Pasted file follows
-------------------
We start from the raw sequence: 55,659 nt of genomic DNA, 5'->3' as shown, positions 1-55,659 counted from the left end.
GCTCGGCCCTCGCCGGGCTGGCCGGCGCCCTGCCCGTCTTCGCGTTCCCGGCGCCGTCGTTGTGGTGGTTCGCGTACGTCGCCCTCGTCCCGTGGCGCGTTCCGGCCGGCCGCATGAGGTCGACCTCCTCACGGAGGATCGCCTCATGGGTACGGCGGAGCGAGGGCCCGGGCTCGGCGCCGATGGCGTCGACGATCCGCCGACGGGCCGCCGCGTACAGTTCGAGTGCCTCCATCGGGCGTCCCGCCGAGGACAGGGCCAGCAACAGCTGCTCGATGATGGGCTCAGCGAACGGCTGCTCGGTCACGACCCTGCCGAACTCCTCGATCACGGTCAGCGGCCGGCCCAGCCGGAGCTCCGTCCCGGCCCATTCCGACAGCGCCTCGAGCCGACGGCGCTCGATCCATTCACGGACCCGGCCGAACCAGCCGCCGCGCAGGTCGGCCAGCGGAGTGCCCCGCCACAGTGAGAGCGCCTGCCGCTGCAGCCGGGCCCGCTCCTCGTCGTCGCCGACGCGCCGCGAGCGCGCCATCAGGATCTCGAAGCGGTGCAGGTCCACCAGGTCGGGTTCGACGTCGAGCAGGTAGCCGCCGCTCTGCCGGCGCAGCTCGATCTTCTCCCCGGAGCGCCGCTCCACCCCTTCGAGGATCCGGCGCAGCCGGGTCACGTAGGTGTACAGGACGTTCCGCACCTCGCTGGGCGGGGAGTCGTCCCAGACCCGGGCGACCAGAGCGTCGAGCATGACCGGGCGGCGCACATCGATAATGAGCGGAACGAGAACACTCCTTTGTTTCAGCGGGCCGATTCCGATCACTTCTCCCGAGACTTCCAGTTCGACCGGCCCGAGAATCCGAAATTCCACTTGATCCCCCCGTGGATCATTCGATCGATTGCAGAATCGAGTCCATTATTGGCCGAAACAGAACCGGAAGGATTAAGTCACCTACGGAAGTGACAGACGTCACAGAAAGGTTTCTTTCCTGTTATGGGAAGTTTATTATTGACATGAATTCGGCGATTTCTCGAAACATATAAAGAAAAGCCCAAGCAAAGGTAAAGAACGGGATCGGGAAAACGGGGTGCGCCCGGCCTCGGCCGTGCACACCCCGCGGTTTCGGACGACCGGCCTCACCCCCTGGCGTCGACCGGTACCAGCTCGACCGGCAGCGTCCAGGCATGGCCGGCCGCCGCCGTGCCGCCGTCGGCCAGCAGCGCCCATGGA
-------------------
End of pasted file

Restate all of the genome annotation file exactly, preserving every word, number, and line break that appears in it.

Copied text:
We start from the raw sequence: 55,659 nt of genomic DNA, 5'->3' as shown, positions 1-55,659 counted from the left end.
GCTCGGCCCTCGCCGGGCTGGCCGGCGCCCTGCCCGTCTTCGCGTTCCCGGCGCCGTCGTTGTGGTGGTTCGCGTACGTCGCCCTCGTCCCGTGGCGCGTTCCGGCCGGCCGCATGAGGTCGACCTCCTCACGGAGGATCGCCTCATGGGTACGGCGGAGCGAGGGCCCGGGCTCGGCGCCGATGGCGTCGACGATCCGCCGACGGGCCGCCGCGTACAGTTCGAGTGCCTCCATCGGGCGTCCCGCCGAGGACAGGGCCAGCAACAGCTGCTCGATGATGGGCTCAGCGAACGGCTGCTCGGTCACGACCCTGCCGAACTCCTCGATCACGGTCAGCGGCCGGCCCAGCCGGAGCTCCGTCCCGGCCCATTCCGACAGCGCCTCGAGCCGACGGCGCTCGATCCATTCACGGACCCGGCCGAACCAGCCGCCGCGCAGGTCGGCCAGCGGAGTGCCCCGCCACAGTGAGAGCGCCTGCCGCTGCAGCCGGGCCCGCTCCTCGTCGTCGCCGACGCGCCGCGAGCGCGCCATCAGGATCTCGAAGCGGTGCAGGTCCACCAGGTCGGGTTCGACGTCGAGCAGGTAGCCGCCGCTCTGCCGGCGCAGCTCGATCTTCTCCCCGGAGCGCCGCTCCACCCCTTCGAGGATCCGGCGCAGCCGGGTCACGTAGGTGTACAGGACGTTCCGCACCTCGCTGGGCGGGGAGTCGTCCCAGACCCGGGCGACCAGAGCGTCGAGCATGACCGGGCGGCGCACATCGATAATGAGCGGAACGAGAACACTCCTTTGTTTCAGCGGGCCGATTCCGATCACTTCTCCCGAGACTTCCAGTTCGACCGGCCCGAGAATCCGAAATTCCACTTGATCCCCCCGTGGATCATTCGATCGATTGCAGAATCGAGTCCATTATTGGCCGAAACAGAACCGGAAGGATTAAGTCACCTACGGAAGTGACAGACGTCACAGAAAGGTTTCTTTCCTGTTATGGGAAGTTTATTATTGACATGAATTCGGCGATTTCTCGAAACATATAAAGAAAAGCCCAAGCAAAGGTAAAGAACGGGATCGGGAAAACGGGGTGCGCCCGGCCTCGGCCGTGCACACCCCGCGGTTTCGGACGACCGGCCTCACCCCCTGGCGTCGACCGGTACCAGCTCGACCGGCAGCGTCCAGGCATGGCCGGCCGCCGCCGTGCCGCCGTCGGCCAGCAGCGCCCATGGA